Have investors wised up, causing stock markets to become more efficient? This is the question posed by the fact that two of the best-attested deviations from the textbook idea of market efficiency have stopped working: in the past 12 months many momentum and defensive stocks have underperformed the market.
In theory, this is what should happen. Investors should not leave money on the table by ignoring stocks or strategies that beat the market. As they learn about such opportunities they should pile into them. As they do so, they drive their prices up to levels from which subsequent returns are average – which of course means suffering occasional big losses. In this way, markets should become more efficient over time.
And there’s some evidence that they have done so. John Cotter and Niall McGeever at University College Dublin studied the performance of nine anomalies (deviations from market efficiency) in the UK market from 1990 to 2013 and found that most diminished over time. “Recent years have seen an improvement in market efficiency” they conclude. This is also the message of research in the US by David McLean and Jeffrey Pontiff. In this sense, the rising popularity of index tracker funds has a good evidence base.
But the evidence isn’t all conclusive. Heiko Jacobs and Sebastian Muller show that anomalies haven’t disappeared over time in European stock markets. And economists at Princeton and New York Universities have found that the prices of smaller US stocks are less predictive now of future earnings growth than they were years ago. Both these findings are signs that investors don’t always wise up to mispricings and so bid them away.
There are good reason why they don’t. The idea that investors learn from experience and so eliminate market inefficiencies is only part of the story. Learning is more complicated than this for at least four reasons.
One is that investors sometimes lack the experience from which to learn. This is sometimes because they are young and so haven’t learned that it’s hard to make big profits: the school of hard knocks is a better teacher than any book. Or it can be because the assets they are trading have little history from which we can learn: from railway stocks in the 1840s to cryptocurrencies in 2017, it is new assets that are most prone to bubbles.
Another complication is that there is a huge noise-to-signal ratio in financial markets. This, says Stefanie Schraeder at the University of New South Wales, encourages a confirmation bias among investors: if we’re getting lots of news we tend to pick the bits that corroborate our prior beliefs while dismissing other bits as mere noise. If our shares fall, we infer not that we are bad investors but that an otherwise good strategy is just going through a bad patch. Quite often, this will be right. But the effect of this cherry-picking of evidence can be to prevent us selling, thus causing overpriced shares to stay overpriced.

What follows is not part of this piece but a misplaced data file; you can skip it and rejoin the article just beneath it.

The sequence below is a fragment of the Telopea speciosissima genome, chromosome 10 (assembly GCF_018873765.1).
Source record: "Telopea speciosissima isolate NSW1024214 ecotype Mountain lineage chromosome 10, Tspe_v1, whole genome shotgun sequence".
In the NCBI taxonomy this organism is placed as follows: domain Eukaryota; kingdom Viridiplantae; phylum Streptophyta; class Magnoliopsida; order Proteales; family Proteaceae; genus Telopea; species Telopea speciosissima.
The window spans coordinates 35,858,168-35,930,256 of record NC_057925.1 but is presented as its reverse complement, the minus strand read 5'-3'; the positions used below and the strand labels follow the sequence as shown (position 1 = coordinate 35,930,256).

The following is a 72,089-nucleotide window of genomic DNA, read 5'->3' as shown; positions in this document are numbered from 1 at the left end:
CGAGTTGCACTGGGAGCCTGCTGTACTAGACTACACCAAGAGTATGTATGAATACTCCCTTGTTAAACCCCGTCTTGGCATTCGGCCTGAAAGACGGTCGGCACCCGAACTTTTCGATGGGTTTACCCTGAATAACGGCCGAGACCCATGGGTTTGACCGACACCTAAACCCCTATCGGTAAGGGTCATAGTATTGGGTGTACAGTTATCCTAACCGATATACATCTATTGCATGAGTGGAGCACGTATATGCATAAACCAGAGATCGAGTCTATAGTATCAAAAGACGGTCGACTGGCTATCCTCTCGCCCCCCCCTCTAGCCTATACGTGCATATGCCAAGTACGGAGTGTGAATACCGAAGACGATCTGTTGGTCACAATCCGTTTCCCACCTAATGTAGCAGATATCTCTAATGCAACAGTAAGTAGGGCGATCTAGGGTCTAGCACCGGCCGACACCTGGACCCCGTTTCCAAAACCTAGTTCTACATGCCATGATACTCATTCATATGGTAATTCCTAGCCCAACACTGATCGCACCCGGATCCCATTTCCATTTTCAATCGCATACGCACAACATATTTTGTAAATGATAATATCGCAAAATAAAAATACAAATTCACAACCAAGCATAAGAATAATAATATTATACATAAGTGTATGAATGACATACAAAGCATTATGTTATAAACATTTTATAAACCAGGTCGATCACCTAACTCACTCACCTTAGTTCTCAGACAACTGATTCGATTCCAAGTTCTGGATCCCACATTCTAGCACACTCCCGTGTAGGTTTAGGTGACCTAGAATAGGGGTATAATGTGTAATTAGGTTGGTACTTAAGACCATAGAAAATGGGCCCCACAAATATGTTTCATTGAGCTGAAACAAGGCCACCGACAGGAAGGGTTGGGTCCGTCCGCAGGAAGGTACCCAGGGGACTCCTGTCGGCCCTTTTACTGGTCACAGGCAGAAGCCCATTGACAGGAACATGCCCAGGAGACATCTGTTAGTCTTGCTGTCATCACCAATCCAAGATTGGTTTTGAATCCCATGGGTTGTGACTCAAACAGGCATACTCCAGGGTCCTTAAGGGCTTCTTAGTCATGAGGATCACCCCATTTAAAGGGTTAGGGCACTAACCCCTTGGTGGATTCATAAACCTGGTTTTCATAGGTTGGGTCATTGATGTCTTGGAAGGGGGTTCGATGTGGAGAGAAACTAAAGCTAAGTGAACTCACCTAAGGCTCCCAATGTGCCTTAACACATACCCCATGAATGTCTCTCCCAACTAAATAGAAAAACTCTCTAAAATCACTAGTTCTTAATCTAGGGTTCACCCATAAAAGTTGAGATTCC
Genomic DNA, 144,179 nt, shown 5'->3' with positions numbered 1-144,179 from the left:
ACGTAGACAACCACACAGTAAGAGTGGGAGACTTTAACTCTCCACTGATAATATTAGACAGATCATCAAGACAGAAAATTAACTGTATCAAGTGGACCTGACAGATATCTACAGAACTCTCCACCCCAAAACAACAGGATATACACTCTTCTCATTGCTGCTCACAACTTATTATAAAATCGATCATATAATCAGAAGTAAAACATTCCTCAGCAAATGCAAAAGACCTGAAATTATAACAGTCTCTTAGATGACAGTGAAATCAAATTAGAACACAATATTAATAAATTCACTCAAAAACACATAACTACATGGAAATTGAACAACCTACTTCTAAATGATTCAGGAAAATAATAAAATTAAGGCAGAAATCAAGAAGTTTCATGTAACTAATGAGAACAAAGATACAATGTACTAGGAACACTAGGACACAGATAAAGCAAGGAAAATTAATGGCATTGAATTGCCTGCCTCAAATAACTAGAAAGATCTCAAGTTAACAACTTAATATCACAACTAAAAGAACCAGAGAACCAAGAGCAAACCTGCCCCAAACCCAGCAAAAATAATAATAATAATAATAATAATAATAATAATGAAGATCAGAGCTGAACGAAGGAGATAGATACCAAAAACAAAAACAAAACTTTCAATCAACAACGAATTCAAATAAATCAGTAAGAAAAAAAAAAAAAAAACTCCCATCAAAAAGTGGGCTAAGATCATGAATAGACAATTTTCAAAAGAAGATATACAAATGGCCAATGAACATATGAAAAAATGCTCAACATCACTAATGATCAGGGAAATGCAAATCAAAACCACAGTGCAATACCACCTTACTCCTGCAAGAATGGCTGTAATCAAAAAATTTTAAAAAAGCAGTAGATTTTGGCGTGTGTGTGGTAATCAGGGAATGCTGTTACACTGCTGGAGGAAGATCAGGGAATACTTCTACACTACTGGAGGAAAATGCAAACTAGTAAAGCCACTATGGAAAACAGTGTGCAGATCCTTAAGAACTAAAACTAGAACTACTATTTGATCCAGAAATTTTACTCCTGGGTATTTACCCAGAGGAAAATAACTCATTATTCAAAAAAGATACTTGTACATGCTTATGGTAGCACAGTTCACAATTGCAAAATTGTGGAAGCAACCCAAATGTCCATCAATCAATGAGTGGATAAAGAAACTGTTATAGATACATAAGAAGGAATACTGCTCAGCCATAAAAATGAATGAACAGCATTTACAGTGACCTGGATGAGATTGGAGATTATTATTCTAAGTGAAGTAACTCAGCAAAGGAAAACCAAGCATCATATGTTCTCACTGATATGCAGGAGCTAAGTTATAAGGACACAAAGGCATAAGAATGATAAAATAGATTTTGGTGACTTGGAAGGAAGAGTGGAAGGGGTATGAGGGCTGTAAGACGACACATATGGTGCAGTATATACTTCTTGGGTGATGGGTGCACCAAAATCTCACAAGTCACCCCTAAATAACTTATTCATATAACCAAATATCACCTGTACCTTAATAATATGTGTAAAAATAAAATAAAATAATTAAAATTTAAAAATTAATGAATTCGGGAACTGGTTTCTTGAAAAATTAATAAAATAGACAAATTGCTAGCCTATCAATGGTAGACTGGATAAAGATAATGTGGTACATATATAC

To see a third reason why markets can remain inefficient, imagine you were to learn that investors tend to buy overpriced assets thereby causing bubbles. What would you do? You might infer that you should pay more attention to valuations and less to others’ opinions. If enough of us do this, overpricings will disappear.
But there’s another possible inference. We might figure that we should buy overpriced shares because there’ll be a bigger fool willing to buy from us. If this happens, learning can actually exacerbate mispricings. Maynard Keynes famously likened stock market investing to newspaper beauty contests in which contestants had to anticipate others’ opinions about which was the prettiest face. If we learn more about those opinions, we’ll try to anticipate them even when they are wrong. If so, markets will remain inefficient.
This is no mere possibility, Experimental evidence shows that it really does happen. Anita Kopanyi-Peuker at the University of Amsterdam and Matthias Weber at the University of St Gallen got people to trade artificial assets (which have known fundamental values) under laboratory conditions. They found that mispricings did not disappear as traders learned more. “Bubbles do not disappear with experience” they conclude.
Finally, even if mispricings do disappear they might not do so permanently. Andrew Lo at MIT has likened equity investing to population cycles in biology. If a species feeds too much upon a particular plant then that plant will disappear causing the species to decline in numbers. But as the species declines the plant will recover, thereby allowing the species to feed more and so become more plentiful. In the same way, if many investors latch onto an anomaly (such as momentum) they will bid away that anomaly thereby eventually losing them money and so discouraging them from such trades. But once they cease exploiting the anomaly, it will re-emerge.
The history of small stocks fits this pattern, They outperformed for decades until the 1980s. Investors then noticed this tendency and so piled into small-cap funds and stocks. This drove prices up so high that a decade of underperformance followed. That discouraged investors from buying small caps. But eventually, they became so cheap that they recovered.
Perhaps a similar thing will happen to defensives and momentum: once they become so out of favour that investors are discouraged from buying them, their outperformance will resume.
This, though, isn’t the point. The point is that the idea that investors wise up over time, thereby causing the market to become increasingly efficient, is very doubtful. Market behaviour is more complex than that.